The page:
Cornish surnames with origins in Penryn, Devon and France

The next three in our rare Cornish surnames series originated in places far apart. In fact, sufficiently far apart that we are able to display all three migrations on just one map.

Roskrow is a place near Penryn, meaning rough land or moor with a hut. Peter and John Rescrow in Penryn and St Gluvias in 1524 were presumably from this place. At some point between the 1640s and 1740s the Roscrow family name began to depart Penryn and migrate to the mining district of Camborne-Redruth, where it was found by the mid-eighteenth century.

Rouffignacs migrated later, arriving in Paul parish by 1775 when Elias Roufignett was baptised. Once in Newlyn, the Rouffignacs liked it so much few of them ever left. Rouffignac is a place found in western France and, as always, any French name is always assumed to be that of Huguenot refugees. Yet the main flight of Huguenots followed 1685 so perhaps the Rouffignacs arriving in Mount‘s Bay in the late 1700s came via somewhere else, or perhaps from the Channel Islands. For what it’s worth, Elias’s parents in 1775 had impeccably English names – William and Elizabeth – rather than French ones, ignoring the fact that William was originally Norman-French that is!

Saltern is supposedly an occupational name for someone working with salt. Whether that’s the case or not, the surname was more common in Devon than Cornwall and seems to have originated in north Devon near Torrington. This fits its Cornish geography, with the first Salterns making an appearance on the border at Bridgerule in the 1580s. From there they spread into east Cornwall, but not that far.

7 thoughts on “Cornish surnames with origins in Penryn, Devon and France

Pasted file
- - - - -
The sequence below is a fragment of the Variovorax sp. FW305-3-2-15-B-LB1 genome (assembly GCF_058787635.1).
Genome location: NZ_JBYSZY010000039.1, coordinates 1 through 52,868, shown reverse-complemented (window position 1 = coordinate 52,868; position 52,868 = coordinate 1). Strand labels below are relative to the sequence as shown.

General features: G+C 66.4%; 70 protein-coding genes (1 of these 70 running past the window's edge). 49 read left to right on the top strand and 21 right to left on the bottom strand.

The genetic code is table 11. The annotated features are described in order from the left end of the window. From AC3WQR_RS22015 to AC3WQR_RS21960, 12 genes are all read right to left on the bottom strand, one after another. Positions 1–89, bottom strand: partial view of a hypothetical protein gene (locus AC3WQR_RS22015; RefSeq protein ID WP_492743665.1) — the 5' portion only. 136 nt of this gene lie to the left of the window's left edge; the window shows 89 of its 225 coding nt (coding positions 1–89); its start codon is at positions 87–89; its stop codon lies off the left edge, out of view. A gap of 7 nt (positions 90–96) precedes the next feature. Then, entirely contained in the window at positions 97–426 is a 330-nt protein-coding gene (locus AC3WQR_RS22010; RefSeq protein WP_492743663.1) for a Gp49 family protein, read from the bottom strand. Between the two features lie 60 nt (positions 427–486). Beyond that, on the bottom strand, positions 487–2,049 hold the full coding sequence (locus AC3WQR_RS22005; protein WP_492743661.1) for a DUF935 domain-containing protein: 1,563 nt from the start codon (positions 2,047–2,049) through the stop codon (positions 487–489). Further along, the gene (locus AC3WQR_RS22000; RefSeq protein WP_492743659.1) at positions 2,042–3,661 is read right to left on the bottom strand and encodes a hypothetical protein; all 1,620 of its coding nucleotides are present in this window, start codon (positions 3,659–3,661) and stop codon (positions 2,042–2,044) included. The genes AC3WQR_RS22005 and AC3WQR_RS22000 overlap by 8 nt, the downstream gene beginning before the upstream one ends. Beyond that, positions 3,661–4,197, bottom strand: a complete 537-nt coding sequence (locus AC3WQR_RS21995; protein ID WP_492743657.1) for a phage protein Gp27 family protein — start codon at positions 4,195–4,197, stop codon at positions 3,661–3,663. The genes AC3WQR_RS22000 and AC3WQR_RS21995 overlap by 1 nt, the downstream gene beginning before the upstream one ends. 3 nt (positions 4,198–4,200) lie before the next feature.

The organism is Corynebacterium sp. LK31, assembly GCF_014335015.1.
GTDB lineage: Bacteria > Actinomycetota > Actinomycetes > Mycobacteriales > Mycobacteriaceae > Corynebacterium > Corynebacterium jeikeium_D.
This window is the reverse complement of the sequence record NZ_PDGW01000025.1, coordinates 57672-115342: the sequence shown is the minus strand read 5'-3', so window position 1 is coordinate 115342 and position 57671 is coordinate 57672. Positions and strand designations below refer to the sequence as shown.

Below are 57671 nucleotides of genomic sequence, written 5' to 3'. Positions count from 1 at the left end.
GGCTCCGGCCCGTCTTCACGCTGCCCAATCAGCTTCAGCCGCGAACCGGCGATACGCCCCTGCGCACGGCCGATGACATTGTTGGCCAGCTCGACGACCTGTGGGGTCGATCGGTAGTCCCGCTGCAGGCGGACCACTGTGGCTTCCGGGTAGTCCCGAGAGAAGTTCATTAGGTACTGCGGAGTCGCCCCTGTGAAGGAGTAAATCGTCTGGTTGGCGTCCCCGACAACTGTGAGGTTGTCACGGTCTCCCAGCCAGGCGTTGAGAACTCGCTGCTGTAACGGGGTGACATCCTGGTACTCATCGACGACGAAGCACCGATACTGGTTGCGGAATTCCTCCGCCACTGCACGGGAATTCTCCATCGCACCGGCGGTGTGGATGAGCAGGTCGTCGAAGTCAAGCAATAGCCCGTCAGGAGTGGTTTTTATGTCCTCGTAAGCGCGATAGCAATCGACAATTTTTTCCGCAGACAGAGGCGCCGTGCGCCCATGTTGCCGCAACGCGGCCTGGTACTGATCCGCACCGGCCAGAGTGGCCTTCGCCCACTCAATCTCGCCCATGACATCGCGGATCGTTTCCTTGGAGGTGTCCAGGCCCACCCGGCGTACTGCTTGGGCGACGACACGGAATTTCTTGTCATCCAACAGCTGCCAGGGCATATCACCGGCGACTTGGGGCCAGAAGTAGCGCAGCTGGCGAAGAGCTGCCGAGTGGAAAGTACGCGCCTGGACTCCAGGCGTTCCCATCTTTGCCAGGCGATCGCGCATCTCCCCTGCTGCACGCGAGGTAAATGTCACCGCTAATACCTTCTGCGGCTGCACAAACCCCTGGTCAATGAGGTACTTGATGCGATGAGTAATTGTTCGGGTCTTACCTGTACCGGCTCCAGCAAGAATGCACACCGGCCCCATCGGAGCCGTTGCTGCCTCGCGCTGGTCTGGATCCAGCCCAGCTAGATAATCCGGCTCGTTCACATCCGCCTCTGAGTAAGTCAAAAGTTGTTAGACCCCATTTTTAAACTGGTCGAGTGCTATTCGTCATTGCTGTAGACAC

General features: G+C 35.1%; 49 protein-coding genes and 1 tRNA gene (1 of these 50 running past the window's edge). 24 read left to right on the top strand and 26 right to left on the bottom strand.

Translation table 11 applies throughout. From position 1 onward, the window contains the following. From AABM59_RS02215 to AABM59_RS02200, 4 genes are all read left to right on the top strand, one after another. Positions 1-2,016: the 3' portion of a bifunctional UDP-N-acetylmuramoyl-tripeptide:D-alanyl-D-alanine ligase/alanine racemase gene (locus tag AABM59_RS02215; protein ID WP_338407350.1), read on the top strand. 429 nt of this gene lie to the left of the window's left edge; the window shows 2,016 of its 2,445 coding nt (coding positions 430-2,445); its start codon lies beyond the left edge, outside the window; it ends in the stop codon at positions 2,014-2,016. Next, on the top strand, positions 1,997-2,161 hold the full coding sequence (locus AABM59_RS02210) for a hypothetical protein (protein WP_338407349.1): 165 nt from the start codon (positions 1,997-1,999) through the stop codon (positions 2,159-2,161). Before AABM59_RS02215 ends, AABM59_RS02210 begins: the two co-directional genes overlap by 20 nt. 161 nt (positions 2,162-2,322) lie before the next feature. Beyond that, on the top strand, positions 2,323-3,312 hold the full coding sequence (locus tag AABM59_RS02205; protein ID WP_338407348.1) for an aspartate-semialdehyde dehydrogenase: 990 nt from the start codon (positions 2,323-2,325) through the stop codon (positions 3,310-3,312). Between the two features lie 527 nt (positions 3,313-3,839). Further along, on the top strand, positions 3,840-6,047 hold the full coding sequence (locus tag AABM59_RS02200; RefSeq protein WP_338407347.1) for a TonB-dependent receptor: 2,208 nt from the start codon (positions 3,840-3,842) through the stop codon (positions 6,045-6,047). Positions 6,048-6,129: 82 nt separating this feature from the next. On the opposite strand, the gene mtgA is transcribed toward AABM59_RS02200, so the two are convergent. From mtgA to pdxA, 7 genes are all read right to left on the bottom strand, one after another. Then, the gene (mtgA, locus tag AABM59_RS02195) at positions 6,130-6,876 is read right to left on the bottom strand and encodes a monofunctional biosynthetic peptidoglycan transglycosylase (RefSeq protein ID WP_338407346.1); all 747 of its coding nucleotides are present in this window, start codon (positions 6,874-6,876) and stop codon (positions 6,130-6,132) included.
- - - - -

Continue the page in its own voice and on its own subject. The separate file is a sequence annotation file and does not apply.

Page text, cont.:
1. Jersey is always a possibility. My grandparents and mother were from Jersey, their name being Renouf.

    I think it is very reasonable to assume that not all French names are related to Huguenot refugees!

    Whilst the spelling of William and Elizabeth may be very English the names are very widespread on the continent. My mother-in-law (German) was called Elisabeth, and Wilhem (and variations) has historically been very common.

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      1. By the nineteenth century the three most common Cornish surnames – Williams, Richards and Thomas – were all derived from Norman first names.

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  2. I wonder if Elias is a mistake for Elizabeth as Elizabeth Rouffignac married in to the Batten family of Paul. Her mother Elizabeth née Miscally died in Paul. Her brother Francis seems to be the source of the West Cornwall Rouffignac even though he was born up country. William Rouffignac was a midshipman in the navy and died in Liphook Hampshire. It’s unclear why they moved West. But the immediate ancestors seem to have been Essex and London. With Williams father Guy being a medical doctor and his grandfather being a Protestant minister. His great grandfather was the Hugenot emigree who fled his estate after the Edict of Nantes and was welcomed to Britain.

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